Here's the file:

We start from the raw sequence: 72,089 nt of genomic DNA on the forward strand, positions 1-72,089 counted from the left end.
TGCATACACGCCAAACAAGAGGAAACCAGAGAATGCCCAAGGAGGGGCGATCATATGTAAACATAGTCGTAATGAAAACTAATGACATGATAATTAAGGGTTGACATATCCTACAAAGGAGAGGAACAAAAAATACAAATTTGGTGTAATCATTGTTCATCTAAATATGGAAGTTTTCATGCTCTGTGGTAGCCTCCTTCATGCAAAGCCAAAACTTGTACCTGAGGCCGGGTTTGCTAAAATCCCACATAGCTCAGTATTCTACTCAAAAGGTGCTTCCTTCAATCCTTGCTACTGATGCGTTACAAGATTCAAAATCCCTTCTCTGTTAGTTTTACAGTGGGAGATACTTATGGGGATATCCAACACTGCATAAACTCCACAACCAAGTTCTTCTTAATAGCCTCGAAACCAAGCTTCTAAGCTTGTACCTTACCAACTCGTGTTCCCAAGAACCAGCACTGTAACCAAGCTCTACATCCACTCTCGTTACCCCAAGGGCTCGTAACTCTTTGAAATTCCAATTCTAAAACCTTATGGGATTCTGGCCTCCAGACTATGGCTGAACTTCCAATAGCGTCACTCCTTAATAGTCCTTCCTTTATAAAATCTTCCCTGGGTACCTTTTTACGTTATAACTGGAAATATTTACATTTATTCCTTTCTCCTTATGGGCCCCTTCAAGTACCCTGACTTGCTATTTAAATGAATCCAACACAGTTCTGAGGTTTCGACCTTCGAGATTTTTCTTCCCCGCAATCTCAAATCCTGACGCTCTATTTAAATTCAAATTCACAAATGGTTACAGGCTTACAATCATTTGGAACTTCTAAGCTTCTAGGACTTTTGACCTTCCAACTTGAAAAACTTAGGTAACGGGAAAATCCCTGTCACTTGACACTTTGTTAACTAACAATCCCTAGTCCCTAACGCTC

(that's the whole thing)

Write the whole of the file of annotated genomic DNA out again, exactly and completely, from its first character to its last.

We start from the raw sequence: 72,089 nt of genomic DNA on the forward strand, positions 1-72,089 counted from the left end.
TGCATACACGCCAAACAAGAGGAAACCAGAGAATGCCCAAGGAGGGGCGATCATATGTAAACATAGTCGTAATGAAAACTAATGACATGATAATTAAGGGTTGACATATCCTACAAAGGAGAGGAACAAAAAATACAAATTTGGTGTAATCATTGTTCATCTAAATATGGAAGTTTTCATGCTCTGTGGTAGCCTCCTTCATGCAAAGCCAAAACTTGTACCTGAGGCCGGGTTTGCTAAAATCCCACATAGCTCAGTATTCTACTCAAAAGGTGCTTCCTTCAATCCTTGCTACTGATGCGTTACAAGATTCAAAATCCCTTCTCTGTTAGTTTTACAGTGGGAGATACTTATGGGGATATCCAACACTGCATAAACTCCACAACCAAGTTCTTCTTAATAGCCTCGAAACCAAGCTTCTAAGCTTGTACCTTACCAACTCGTGTTCCCAAGAACCAGCACTGTAACCAAGCTCTACATCCACTCTCGTTACCCCAAGGGCTCGTAACTCTTTGAAATTCCAATTCTAAAACCTTATGGGATTCTGGCCTCCAGACTATGGCTGAACTTCCAATAGCGTCACTCCTTAATAGTCCTTCCTTTATAAAATCTTCCCTGGGTACCTTTTTACGTTATAACTGGAAATATTTACATTTATTCCTTTCTCCTTATGGGCCCCTTCAAGTACCCTGACTTGCTATTTAAATGAATCCAACACAGTTCTGAGGTTTCGACCTTCGAGATTTTTCTTCCCCGCAATCTCAAATCCTGACGCTCTATTTAAATTCAAATTCACAAATGGTTACAGGCTTACAATCATTTGGAACTTCTAAGCTTCTAGGACTTTTGACCTTCCAACTTGAAAAACTTAGGTAACGGGAAAATCCCTGTCACTTGACACTTTGTTAACTAACAATCCCTAGTCCCTAACGCTC